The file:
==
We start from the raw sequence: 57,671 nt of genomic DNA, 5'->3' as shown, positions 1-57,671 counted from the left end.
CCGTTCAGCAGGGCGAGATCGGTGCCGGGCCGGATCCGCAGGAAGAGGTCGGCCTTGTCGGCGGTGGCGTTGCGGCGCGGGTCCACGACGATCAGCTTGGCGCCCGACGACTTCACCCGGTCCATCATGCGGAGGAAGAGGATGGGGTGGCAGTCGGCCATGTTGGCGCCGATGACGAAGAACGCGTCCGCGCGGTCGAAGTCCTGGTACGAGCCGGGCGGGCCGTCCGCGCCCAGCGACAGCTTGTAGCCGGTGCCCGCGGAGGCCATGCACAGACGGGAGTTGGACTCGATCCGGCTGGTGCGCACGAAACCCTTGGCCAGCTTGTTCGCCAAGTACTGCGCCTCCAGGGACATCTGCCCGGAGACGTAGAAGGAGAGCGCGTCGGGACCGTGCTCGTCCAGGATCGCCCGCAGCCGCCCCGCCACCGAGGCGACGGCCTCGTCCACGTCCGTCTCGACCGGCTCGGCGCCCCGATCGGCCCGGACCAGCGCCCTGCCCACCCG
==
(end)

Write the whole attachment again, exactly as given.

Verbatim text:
We start from the raw sequence: 57,671 nt of genomic DNA, 5'->3' as shown, positions 1-57,671 counted from the left end.
CCGTTCAGCAGGGCGAGATCGGTGCCGGGCCGGATCCGCAGGAAGAGGTCGGCCTTGTCGGCGGTGGCGTTGCGGCGCGGGTCCACGACGATCAGCTTGGCGCCCGACGACTTCACCCGGTCCATCATGCGGAGGAAGAGGATGGGGTGGCAGTCGGCCATGTTGGCGCCGATGACGAAGAACGCGTCCGCGCGGTCGAAGTCCTGGTACGAGCCGGGCGGGCCGTCCGCGCCCAGCGACAGCTTGTAGCCGGTGCCCGCGGAGGCCATGCACAGACGGGAGTTGGACTCGATCCGGCTGGTGCGCACGAAACCCTTGGCCAGCTTGTTCGCCAAGTACTGCGCCTCCAGGGACATCTGCCCGGAGACGTAGAAGGAGAGCGCGTCGGGACCGTGCTCGTCCAGGATCGCCCGCAGCCGCCCCGCCACCGAGGCGACGGCCTCGTCCACGTCCGTCTCGACCGGCTCGGCGCCCCGATCGGCCCGGACCAGCGCCCTGCCCACCCG